The final form of Malcolm, the re-return of the returning returner and one very sad panda. What a week of #AusPol it was. We survived it. At least until Sunday, you know, when I have to work, yeah?
Every Friday, your trusty commentators at The Big Smoke review the most lauded plays in the game of Australian politics from the week previous. Passionate? Unquestionably. Conniving? Undoubtedly. But it’s not about that. Headlines need to be made and an audience needs to be entertained. So, are you not entertained? I know I’m not.
Malcolm Turnbull, for aligning his chakra and excreting the last of the poisonous fucks out of his system.
Cleansing is a wonderful thing. You just feel so, mmmm…nice. On Tuesday, only a day after Lib MP Michael Sukkar stated that Turnbull’s party were “enabling young people to get highly paid jobs which is the first step to buying a house”, Malcolm whirred the political blender to eleven, grinding the last of his election empathy, whipping himself a cleansing detox smoothie so he could regain himself. By Thursday, the last of the harmful empathy toxins left his system, and he cut himself, and the nation, off the financial carbohydrates of penalty rates.
“Young people can own a house, they just need to earn more money!”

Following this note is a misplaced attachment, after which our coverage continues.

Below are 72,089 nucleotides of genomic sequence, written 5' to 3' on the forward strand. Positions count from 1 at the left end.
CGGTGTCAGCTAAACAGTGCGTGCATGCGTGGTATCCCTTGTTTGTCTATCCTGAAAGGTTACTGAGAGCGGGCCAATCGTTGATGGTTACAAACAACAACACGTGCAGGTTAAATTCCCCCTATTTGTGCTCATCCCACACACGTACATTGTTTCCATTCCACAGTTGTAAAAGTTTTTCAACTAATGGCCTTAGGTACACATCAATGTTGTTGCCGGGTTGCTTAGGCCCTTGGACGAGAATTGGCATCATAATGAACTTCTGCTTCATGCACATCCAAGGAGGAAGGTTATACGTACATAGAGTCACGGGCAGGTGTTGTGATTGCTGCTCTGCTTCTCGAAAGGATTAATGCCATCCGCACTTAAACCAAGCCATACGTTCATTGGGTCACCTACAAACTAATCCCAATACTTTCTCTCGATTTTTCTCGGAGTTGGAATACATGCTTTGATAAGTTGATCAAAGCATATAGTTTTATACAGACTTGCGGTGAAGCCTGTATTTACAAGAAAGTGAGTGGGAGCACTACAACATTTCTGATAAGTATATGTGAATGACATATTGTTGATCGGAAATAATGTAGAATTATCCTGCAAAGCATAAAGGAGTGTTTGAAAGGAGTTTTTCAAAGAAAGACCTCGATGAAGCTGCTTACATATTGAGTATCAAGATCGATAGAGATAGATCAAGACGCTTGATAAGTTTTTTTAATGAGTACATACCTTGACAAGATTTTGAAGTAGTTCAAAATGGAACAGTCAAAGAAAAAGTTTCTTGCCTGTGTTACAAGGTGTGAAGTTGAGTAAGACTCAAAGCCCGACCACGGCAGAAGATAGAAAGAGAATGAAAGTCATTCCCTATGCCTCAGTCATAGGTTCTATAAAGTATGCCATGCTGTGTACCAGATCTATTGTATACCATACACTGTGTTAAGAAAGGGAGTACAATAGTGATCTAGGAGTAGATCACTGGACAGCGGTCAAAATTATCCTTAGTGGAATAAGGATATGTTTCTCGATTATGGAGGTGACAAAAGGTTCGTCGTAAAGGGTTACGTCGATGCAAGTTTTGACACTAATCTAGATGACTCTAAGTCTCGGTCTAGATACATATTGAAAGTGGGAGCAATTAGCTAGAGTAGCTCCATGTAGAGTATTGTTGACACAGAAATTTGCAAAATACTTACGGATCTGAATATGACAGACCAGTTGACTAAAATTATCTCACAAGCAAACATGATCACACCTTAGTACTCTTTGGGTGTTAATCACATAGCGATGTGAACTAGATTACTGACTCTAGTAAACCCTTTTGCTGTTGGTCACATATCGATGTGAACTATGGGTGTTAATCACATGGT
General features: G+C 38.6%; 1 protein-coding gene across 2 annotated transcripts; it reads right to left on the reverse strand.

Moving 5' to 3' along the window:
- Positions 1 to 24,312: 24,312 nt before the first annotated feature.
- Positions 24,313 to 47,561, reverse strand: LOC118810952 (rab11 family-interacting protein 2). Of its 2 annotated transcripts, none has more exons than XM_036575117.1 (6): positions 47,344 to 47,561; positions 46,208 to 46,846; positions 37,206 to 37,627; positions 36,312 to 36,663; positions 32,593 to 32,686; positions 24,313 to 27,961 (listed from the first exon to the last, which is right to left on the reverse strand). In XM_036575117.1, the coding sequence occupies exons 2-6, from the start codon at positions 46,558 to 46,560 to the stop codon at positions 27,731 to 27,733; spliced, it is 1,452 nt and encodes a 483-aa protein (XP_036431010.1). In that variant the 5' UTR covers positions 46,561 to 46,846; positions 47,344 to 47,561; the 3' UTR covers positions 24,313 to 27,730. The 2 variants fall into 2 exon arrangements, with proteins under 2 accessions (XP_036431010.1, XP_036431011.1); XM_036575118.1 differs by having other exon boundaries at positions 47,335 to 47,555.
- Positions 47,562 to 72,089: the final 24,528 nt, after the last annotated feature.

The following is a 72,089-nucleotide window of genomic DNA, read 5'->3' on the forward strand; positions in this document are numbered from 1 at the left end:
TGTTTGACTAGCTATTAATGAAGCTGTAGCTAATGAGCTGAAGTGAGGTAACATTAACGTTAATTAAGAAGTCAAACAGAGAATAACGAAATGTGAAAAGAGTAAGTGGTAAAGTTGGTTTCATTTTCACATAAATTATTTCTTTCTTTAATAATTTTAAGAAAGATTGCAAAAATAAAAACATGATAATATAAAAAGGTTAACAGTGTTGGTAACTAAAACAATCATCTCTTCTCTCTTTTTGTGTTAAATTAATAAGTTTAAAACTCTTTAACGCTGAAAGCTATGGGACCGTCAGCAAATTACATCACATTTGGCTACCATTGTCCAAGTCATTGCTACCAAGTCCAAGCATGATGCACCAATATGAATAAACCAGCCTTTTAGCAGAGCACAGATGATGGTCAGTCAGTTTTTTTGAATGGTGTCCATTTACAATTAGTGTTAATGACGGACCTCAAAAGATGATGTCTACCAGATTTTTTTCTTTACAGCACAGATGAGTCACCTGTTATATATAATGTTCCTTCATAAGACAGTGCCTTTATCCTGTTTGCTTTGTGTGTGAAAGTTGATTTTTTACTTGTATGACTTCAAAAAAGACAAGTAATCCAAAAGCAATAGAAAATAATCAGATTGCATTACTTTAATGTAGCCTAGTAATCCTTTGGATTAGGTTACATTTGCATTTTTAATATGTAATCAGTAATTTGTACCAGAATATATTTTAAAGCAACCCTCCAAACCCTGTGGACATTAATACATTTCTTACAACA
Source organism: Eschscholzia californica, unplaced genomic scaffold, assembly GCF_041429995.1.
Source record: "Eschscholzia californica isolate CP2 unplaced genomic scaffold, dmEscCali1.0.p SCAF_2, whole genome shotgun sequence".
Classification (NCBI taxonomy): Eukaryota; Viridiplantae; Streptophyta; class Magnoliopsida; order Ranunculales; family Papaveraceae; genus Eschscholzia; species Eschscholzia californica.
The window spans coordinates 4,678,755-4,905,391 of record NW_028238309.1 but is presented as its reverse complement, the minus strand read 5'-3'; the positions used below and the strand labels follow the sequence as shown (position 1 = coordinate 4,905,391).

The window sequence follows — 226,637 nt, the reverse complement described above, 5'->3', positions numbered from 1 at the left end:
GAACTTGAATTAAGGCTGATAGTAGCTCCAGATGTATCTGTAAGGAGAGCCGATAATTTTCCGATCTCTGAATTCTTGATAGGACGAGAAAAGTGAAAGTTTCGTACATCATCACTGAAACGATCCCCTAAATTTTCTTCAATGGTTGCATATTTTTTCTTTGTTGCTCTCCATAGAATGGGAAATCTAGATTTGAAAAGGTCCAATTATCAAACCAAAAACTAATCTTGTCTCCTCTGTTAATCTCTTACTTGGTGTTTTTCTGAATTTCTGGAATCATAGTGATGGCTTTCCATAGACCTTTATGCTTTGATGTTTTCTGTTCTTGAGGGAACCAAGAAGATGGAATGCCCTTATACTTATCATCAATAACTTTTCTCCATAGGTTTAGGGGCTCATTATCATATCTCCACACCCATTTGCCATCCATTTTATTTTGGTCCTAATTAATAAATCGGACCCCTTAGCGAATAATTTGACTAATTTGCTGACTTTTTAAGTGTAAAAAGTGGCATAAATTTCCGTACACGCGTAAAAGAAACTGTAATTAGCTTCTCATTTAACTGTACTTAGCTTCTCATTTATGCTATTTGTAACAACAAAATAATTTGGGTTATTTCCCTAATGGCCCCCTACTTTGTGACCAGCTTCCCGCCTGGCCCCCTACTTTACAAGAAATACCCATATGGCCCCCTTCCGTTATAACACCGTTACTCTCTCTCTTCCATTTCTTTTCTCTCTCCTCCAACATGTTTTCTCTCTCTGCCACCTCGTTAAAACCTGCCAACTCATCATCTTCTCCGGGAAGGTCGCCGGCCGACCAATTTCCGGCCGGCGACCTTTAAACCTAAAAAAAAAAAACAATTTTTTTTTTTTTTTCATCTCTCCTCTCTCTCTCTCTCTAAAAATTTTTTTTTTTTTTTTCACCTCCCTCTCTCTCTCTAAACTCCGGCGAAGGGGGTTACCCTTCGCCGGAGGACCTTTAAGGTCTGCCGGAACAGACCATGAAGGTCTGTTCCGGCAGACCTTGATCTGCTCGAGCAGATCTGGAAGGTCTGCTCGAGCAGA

*cuts penalty rates* pic.twitter.com/dRk7Dqt2Ox
— Gianni Borrelli (@gianniborrelli) February 23, 2017
Breathe in, ignore the grumbling starving masses, breathe out.
Tony Abbott, for having a longer lifespan than a 1950s black and white television.
They build those old girls sturdy, as they do with backbenchers from the Northern Beaches of Sydney, and much like the radiation boxes of yore, Tony Abbott’s picture clears up after being hit the top of the head. Again (yes again), Tony has threatened a return to the top of the political ant hill, railing against the colouring viewing selection on offer from the big Canberran antenna.
Tony Abbott describes his Liberal Party faction as the “intellectual centre right” #theboltreport
— Alice Workman (@workmanalice) February 23, 2017
Presumably, Abbott is referencing the one channel he had as a kid, the Judeo-Christianity Non Variety Hour, and if given the reigns of the program, he’d right the ship. You know, just like the good old days.
Tony Abbott takes aim at Turnbull and lays out conservative manifesto https://t.co/zPRyyLg1Vv
— Guardian Australia (@GuardianAus) February 23, 2017
Also on The Big Smoke
- #AusPol winners and losers: Who’s regime reigned supreme?
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Malcolm Roberts, for having faith in the democratic system.
There’s an unwritten rule in Australian politics: Dont include the electorate. Ever. On anything. Thumbing his nose to the commandments carved into stone passed down to John Curtain on Black Mountain (the one with Telstra Tower on it) is #AusPol winners and losers regular Malcolm Roberts, who decided to trumpet his views against renewable energy by starting his own Twitter poll.
aaaaand the final results – 87 percent pic.twitter.com/Ylb2OCPZBA